Even Nobel laureate James Watson liked it -- he called Pandora's Baby "an engrossing, hard-to-put-down read, telling how a once highly controversial potential advance becomes a widely appreciated tool for today's life."
Among the other positive reviews were this from The New York Times, which called the book "beautifully written and timely." And the Washington Post wrote, "Henig worries that we have forgotten the dark, tortured, surreptitious and often just plain weird origins of IVF. She exhumes these beginnings, and in the process reminds readers of just how tentative and suspect IVF was... [A] lively history."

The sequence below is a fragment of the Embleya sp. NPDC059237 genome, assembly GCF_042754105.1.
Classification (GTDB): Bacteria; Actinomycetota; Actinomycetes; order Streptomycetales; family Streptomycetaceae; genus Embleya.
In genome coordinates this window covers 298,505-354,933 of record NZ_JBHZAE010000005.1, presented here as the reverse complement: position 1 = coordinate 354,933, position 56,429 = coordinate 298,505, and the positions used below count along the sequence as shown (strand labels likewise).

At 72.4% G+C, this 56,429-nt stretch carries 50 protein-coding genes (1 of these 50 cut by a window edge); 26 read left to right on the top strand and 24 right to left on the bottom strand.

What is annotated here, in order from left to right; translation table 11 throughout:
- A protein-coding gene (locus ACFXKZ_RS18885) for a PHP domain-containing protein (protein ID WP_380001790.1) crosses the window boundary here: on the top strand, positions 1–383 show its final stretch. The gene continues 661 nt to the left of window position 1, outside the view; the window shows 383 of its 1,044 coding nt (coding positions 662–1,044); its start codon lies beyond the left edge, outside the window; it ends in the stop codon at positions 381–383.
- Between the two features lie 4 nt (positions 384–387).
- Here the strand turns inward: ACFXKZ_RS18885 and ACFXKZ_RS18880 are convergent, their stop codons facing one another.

The book was the subject of an American Experience episode in 2006, and was the recipient of the Science in Society award of the National Association of Science Writers, the Best Book Award of the American Society of Journalists and Authors, and the Watson Davis & Helen Miles Davis Prize of the History of Science Society, and it was named one of the 30 best books of the year by Library Journal.